NHIF WILL COUNT SURVIVING PATIENTS IN AUTUMN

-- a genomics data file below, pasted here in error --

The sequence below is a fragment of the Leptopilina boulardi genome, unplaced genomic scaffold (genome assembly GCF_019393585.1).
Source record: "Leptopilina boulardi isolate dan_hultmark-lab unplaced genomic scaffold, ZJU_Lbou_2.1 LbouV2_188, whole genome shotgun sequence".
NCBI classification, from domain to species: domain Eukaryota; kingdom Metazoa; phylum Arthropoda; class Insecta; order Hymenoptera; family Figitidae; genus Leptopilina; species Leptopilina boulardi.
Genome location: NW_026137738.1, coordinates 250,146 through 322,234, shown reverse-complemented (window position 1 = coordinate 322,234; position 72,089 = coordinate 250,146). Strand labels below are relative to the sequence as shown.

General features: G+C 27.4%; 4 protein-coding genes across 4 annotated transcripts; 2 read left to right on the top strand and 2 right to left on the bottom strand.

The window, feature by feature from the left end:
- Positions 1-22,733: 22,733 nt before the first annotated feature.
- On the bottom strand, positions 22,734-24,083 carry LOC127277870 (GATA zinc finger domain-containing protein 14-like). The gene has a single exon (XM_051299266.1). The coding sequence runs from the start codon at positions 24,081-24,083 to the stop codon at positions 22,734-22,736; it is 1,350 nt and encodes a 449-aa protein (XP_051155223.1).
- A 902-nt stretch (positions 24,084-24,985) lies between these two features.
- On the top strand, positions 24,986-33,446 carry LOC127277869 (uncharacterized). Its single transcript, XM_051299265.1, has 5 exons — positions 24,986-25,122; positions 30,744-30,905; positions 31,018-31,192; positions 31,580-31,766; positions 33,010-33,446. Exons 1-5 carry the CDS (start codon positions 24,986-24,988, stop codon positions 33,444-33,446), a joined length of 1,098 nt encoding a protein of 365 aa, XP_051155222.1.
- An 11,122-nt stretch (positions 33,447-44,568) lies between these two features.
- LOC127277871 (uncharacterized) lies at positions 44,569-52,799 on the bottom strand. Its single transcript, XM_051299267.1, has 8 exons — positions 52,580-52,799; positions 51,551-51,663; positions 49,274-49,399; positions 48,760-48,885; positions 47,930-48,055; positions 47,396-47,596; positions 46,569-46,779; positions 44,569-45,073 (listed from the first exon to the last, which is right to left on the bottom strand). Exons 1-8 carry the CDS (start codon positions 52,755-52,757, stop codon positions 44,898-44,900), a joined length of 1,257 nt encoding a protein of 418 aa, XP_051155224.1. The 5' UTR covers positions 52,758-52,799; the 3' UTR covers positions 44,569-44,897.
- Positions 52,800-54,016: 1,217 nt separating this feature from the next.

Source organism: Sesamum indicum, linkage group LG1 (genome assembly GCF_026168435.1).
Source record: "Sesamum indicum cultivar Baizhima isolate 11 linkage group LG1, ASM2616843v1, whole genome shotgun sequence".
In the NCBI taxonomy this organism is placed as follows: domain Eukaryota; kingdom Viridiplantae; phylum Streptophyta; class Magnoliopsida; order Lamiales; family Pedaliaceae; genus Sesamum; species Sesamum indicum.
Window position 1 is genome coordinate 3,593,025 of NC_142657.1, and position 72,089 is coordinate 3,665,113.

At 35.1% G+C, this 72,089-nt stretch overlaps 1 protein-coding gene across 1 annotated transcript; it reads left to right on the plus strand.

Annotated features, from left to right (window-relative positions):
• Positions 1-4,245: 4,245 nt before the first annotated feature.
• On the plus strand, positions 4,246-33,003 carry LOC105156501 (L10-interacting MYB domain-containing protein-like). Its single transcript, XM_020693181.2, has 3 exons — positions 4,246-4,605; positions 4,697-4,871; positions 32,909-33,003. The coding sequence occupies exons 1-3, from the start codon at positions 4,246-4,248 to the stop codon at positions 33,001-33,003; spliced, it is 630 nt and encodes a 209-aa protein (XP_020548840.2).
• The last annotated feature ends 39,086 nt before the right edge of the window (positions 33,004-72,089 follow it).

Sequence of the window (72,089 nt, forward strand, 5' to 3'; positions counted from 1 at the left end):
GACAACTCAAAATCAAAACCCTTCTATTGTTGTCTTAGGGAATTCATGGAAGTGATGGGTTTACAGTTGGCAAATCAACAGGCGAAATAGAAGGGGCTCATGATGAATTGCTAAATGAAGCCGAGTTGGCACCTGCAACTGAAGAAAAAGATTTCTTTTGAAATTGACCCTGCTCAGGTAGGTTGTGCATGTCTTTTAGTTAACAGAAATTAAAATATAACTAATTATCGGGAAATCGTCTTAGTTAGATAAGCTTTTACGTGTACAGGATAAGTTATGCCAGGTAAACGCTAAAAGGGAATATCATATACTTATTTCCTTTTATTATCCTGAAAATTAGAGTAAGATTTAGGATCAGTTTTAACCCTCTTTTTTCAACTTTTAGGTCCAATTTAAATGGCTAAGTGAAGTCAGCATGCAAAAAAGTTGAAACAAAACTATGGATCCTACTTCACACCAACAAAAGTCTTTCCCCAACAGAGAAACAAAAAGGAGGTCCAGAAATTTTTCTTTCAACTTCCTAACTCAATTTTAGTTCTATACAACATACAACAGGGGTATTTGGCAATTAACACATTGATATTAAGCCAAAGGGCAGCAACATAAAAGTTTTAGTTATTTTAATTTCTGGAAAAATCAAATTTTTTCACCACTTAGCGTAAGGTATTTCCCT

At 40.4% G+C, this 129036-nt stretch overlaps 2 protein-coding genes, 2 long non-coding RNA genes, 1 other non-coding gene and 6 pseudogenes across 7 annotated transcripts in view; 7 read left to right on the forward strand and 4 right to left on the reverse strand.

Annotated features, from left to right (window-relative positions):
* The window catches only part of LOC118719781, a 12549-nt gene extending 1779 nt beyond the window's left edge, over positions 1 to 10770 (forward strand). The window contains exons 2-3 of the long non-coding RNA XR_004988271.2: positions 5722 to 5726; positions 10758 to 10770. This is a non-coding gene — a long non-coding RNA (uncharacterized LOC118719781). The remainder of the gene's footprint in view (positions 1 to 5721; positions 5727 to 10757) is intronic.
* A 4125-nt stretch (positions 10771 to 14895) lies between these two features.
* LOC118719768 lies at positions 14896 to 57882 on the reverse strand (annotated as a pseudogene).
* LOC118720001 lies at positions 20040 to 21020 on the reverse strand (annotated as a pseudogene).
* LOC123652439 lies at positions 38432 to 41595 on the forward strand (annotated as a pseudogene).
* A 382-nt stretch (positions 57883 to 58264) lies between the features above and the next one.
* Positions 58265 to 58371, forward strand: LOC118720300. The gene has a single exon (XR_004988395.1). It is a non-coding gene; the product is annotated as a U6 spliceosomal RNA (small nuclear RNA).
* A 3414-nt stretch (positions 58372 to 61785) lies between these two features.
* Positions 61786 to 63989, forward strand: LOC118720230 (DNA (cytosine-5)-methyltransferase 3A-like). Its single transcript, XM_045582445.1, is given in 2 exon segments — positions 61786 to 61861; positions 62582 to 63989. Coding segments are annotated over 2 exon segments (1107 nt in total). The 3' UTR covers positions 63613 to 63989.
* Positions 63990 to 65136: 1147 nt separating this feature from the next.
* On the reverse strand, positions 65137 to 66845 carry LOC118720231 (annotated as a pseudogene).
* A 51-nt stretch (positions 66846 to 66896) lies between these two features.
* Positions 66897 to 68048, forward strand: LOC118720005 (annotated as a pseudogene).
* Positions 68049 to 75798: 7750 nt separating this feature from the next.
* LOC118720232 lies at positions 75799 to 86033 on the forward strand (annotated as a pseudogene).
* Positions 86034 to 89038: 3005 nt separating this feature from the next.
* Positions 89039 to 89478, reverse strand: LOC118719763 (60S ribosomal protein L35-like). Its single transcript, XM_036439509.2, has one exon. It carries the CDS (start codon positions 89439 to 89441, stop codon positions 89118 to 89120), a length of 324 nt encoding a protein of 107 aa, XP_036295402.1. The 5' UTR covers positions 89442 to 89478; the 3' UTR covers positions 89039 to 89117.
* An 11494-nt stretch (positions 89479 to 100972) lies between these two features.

By end-September the National Healthcare Insurance Fund (NHIF) will not be changing the prices of clinical paths along which its pays to hospitals for the medical treatment, NHIF's Management Board decided. A month ago the managerial team threatened it intended to cut down by 20% its financial participation in them, justifying its decision by the desire to reduce its excess expenses. In the first half of the year alone medical establishments received BGN275MN from the NHIF, while the amount for the whole year has been projected at BGN295MN. Hospitals spend some BGN46MN a month on average, which is almost double the amount, earmarked in the budget. In order to compensate the deficit, the NHIF decided to unblock BGN20MN from its operational reserve. According to NHIF's head Dr. Ivan Bukarev, in that way the necessary funds till end-September will be insured. At the next session of NHIF's Management Board, scheduled for August 29, a decision will be made to release the remaining money in the reserve as well, amounting to BGN65MN. But that will happen only after analysing the volume of effected and paid medical activities. A thorough review of the operation of healthcare establishments and doctors will be made in the beginning of autumn. NHIF's managerial team hopes that the number of patients will decrease in summer and as a result hospitals' expenditures will drop too. They had similar expectations in 2004, too, but they did not come true. Another tactics is under consideration now. If 6,000 patients have been planned for a clinical path, but their real number is 2,000, then a correction will be made and the money will be redirected to another path, Mr. Bukarev explained. He hurried to specify that medical establishments will in no way be sending back patients. This pouring of funds, however, is not a solution to financial problems, because the money won't be enough anyway. There are no prospects that the number of sick people goes down, hospital managers claim. NHIF's statistics prove that. It shows that 380,000 Bulgarians were hospitalized in the first six months of 2004, while their number increased by 39,000 this year, totalling 419,000. The most frequent diagnoses are bronchopneumonia, pulmonary disease, acute and chronicle cardiovascular insufficiency and apoplexy. In order to ensure the normal functioning of hospitals, NHIF's management intends to use half of the overfulfilment of proceeds from healthcare insurance contributions. NHIF's financiers expect it at about BGN80-90MN. If that financial injection is insufficient for overcoming the chronic deficit, some of NHIF's BGN650MN reserve, deposited in BNB, will have to be unblocked. The other option for the NHIF is to demand from the National Assembly to update its budget, as was the case last year. But a sore spot will remain - the smaller amounts which the NHIF will allocate to clinical paths. When the NHIF announced that intention and set August 1 as the date of enforcement of its new price list, the Bulgarian Doctors' Union declared it would not support such a measure. The union's Chairman Dr. Andrey Kehayov said then that if that measure was applied, hospitals' debts would increase headlong. Representatives of the doctors' profession, however, are not so extreme now. Asked by the BANKER weekly if they will support NHIF's proposal in September, Dr. Kehayov replied it was too early to say. In his words, the decision would depend on how many patients have gone through medical establishments and how optimally they have spent the received money. In order to guarantee the right distribution of money from the NHIF its management and that of the Doctors' Union included a new conclusive provision in the National Framework Agreement. It stipulates that the NHIF will be stopping paying to hospitals whose directors do not set aside 30% of their proceeds from clinical paths for medicines and medical goods. That requirement has been included in the agreement, but no sanction for its non-fulfilment has been projected so far. Our inspections showed that in most hospitals the money earmarked for medicines were not spent in accordance with that appropriation. The money goes for repairs or gardens, Mr. Bukarev said. He explained that doctors often make patients buy the medicines, calculated in the clinical path and paid by the NHIF. As a result, the pharmacies nearby healthcare establishments had a huge turnover of medicines which the hospitals were to supply. In a number of healthcare establishments there is an official scheme for patients to pay for certain medicines, medical goods, or manipulations, Dr. Kehayov admitted. This is the reality and we cannot hide it, he said. In his words, the money paid by patients go into the hospitals or into the pockets of doctors in the form of donations for the specially set foundations with the hospitals. However, Mr. Bukarev said that the projected sanctions to be imposed on medical establishments are too low and they will continue to racket patients even after they are fined. In most cases sick people pay without notifying the regional office of the NHIF. Therefore, we do not even know about all cases of malfeasance, NHIF's Director admitted. In addition to cutting down the financing of clinical paths, the NHIF intends to compensate some of its excess expenditures by reducing the money for capital expenses. Mr. Bukarev told the BANKER that the purchase of software, planned in NHIF's investment programme, will not be realized most probably. He also forecast that part of the projected repairs of the regional NHIF buildings would not be carried out. The purchase of premises for storage of archives may be postponed, too, in order to be realized when appropriate buildings are found. Calculations show that if the intentions for reducing investments are fulfilled, savings will total BGN1MN at the most, which is quite a modest amount on the background of the excess expenditures, Mr. Bukarev added. Despite the sad plight of healthcare in Bulgaria and the excess expenses of hospitals, the NHIF intends to buy glasses for working with PCs and suits for its officers. It's doubtful, however, if they will be able to see more clearly the problems in the healthcare system. And as things are looking pretty hot, the NHIF has already published in the Public Procurement Agency a preliminary invitation for participation in a tender for the delivery of 1,216 air conditioners for its premises.